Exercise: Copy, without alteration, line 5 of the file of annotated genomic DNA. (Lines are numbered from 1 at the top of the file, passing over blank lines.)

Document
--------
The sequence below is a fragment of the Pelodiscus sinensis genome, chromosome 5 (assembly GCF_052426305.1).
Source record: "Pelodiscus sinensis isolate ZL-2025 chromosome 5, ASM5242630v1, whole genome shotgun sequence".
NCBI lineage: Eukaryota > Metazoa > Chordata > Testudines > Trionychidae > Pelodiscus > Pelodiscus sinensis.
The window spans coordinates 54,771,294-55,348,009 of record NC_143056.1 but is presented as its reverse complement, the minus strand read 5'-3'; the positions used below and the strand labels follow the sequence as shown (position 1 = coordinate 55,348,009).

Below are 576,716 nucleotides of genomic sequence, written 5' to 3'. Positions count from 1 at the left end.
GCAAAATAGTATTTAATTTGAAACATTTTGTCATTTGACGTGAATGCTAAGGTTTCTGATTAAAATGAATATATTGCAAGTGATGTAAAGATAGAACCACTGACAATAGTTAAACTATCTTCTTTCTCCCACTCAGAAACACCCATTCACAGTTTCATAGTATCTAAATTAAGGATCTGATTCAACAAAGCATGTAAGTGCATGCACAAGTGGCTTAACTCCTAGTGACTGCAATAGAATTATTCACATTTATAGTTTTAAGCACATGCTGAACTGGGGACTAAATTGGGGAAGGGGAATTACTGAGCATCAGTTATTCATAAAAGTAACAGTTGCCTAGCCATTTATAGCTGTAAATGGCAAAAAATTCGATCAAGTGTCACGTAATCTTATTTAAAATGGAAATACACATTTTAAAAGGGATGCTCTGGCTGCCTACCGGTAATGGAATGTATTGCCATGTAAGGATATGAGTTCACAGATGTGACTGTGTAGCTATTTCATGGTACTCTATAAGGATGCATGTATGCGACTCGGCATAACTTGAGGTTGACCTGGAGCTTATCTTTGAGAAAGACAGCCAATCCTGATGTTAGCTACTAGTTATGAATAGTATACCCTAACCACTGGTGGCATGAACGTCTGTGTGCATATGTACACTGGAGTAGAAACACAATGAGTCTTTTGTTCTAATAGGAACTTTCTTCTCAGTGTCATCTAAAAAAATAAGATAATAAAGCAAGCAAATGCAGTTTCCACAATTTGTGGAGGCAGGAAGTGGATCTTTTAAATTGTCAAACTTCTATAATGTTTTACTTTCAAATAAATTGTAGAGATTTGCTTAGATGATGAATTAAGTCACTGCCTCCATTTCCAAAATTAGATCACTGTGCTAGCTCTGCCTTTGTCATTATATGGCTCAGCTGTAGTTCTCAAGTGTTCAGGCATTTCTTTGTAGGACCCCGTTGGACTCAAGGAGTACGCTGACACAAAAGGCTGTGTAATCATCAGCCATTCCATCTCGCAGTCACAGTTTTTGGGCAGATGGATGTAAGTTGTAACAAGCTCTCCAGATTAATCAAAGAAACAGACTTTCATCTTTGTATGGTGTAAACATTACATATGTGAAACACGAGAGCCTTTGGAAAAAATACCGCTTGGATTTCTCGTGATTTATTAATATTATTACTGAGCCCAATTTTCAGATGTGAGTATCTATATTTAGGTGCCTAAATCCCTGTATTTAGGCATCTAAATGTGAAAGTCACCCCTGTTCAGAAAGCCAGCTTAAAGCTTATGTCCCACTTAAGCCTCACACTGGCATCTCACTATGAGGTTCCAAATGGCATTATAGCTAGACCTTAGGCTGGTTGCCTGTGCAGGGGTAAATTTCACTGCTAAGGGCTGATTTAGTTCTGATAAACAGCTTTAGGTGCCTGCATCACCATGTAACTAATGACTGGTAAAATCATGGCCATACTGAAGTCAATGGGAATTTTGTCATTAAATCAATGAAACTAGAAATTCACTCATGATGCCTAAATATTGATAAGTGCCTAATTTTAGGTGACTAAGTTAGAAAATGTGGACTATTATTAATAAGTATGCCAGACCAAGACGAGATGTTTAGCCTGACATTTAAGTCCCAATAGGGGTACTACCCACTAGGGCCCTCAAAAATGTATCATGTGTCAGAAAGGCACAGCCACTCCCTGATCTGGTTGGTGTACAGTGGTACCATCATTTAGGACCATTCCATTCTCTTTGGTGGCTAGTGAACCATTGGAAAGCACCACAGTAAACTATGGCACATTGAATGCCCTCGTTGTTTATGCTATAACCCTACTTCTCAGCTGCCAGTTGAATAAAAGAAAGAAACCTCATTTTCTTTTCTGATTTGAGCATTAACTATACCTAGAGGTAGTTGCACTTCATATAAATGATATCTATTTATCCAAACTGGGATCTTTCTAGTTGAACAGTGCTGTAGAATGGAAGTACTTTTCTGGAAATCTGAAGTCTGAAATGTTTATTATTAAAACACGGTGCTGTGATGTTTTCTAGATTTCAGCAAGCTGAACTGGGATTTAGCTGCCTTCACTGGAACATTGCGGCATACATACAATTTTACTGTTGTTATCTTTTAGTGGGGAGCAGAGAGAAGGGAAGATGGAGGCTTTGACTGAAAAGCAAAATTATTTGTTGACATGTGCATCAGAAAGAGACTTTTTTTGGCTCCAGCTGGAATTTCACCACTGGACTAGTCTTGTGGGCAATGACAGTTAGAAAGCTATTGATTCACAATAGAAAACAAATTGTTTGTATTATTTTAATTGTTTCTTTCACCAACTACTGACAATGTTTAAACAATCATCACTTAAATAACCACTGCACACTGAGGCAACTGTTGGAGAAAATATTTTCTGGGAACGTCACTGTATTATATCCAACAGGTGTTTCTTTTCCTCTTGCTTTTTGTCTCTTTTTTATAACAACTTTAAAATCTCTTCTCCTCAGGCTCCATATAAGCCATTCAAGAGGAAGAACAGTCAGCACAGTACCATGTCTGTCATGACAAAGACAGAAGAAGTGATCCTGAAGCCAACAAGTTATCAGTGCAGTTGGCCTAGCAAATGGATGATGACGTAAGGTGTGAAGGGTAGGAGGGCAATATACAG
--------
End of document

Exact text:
Below are 576,716 nucleotides of genomic sequence, written 5' to 3'. Positions count from 1 at the left end.